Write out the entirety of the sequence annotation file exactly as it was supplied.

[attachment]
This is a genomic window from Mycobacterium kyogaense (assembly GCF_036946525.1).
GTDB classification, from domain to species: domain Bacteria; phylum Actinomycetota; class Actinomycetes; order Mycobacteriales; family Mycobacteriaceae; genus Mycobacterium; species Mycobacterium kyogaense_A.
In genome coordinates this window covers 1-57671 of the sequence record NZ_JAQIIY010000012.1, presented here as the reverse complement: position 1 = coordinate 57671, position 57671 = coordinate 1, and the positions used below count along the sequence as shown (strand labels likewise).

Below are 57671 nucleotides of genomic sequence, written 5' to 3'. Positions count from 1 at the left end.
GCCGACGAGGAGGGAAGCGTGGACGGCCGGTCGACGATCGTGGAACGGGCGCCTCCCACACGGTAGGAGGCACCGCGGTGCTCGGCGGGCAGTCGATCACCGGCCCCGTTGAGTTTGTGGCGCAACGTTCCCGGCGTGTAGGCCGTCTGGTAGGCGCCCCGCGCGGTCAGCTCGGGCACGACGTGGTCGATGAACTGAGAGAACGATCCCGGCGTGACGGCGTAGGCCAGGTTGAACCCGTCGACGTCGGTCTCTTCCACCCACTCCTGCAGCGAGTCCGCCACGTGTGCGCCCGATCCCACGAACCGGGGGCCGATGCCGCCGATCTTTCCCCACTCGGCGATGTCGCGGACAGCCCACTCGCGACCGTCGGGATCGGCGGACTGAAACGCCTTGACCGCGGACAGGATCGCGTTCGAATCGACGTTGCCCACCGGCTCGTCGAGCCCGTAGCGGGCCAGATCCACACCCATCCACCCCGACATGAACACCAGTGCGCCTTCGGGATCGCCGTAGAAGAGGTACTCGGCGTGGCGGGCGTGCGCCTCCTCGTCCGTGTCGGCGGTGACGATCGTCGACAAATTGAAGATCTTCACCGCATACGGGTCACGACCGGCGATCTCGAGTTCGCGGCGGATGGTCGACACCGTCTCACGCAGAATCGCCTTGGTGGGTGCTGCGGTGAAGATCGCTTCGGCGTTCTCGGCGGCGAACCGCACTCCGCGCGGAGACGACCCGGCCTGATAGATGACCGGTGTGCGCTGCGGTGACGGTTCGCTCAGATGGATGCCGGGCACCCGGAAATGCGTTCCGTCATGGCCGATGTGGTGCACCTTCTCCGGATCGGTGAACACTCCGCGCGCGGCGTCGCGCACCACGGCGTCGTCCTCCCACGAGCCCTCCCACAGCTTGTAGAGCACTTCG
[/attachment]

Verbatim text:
This is a genomic window from Mycobacterium kyogaense (assembly GCF_036946525.1).
GTDB classification, from domain to species: domain Bacteria; phylum Actinomycetota; class Actinomycetes; order Mycobacteriales; family Mycobacteriaceae; genus Mycobacterium; species Mycobacterium kyogaense_A.
In genome coordinates this window covers 1-57671 of the sequence record NZ_JAQIIY010000012.1, presented here as the reverse complement: position 1 = coordinate 57671, position 57671 = coordinate 1, and the positions used below count along the sequence as shown (strand labels likewise).

Below are 57671 nucleotides of genomic sequence, written 5' to 3'. Positions count from 1 at the left end.
GCCGACGAGGAGGGAAGCGTGGACGGCCGGTCGACGATCGTGGAACGGGCGCCTCCCACACGGTAGGAGGCACCGCGGTGCTCGGCGGGCAGTCGATCACCGGCCCCGTTGAGTTTGTGGCGCAACGTTCCCGGCGTGTAGGCCGTCTGGTAGGCGCCCCGCGCGGTCAGCTCGGGCACGACGTGGTCGATGAACTGAGAGAACGATCCCGGCGTGACGGCGTAGGCCAGGTTGAACCCGTCGACGTCGGTCTCTTCCACCCACTCCTGCAGCGAGTCCGCCACGTGTGCGCCCGATCCCACGAACCGGGGGCCGATGCCGCCGATCTTTCCCCACTCGGCGATGTCGCGGACAGCCCACTCGCGACCGTCGGGATCGGCGGACTGAAACGCCTTGACCGCGGACAGGATCGCGTTCGAATCGACGTTGCCCACCGGCTCGTCGAGCCCGTAGCGGGCCAGATCCACACCCATCCACCCCGACATGAACACCAGTGCGCCTTCGGGATCGCCGTAGAAGAGGTACTCGGCGTGGCGGGCGTGCGCCTCCTCGTCCGTGTCGGCGGTGACGATCGTCGACAAATTGAAGATCTTCACCGCATACGGGTCACGACCGGCGATCTCGAGTTCGCGGCGGATGGTCGACACCGTCTCACGCAGAATCGCCTTGGTGGGTGCTGCGGTGAAGATCGCTTCGGCGTTCTCGGCGGCGAACCGCACTCCGCGCGGAGACGACCCGGCCTGATAGATGACCGGTGTGCGCTGCGGTGACGGTTCGCTCAGATGGATGCCGGGCACCCGGAAATGCGTTCCGTCATGGCCGATGTGGTGCACCTTCTCCGGATCGGTGAACACTCCGCGCGCGGCGTCGCGCACCACGGCGTCGTCCTCCCACGAGCCCTCCCACAGCTTGTAGAGCACTTCG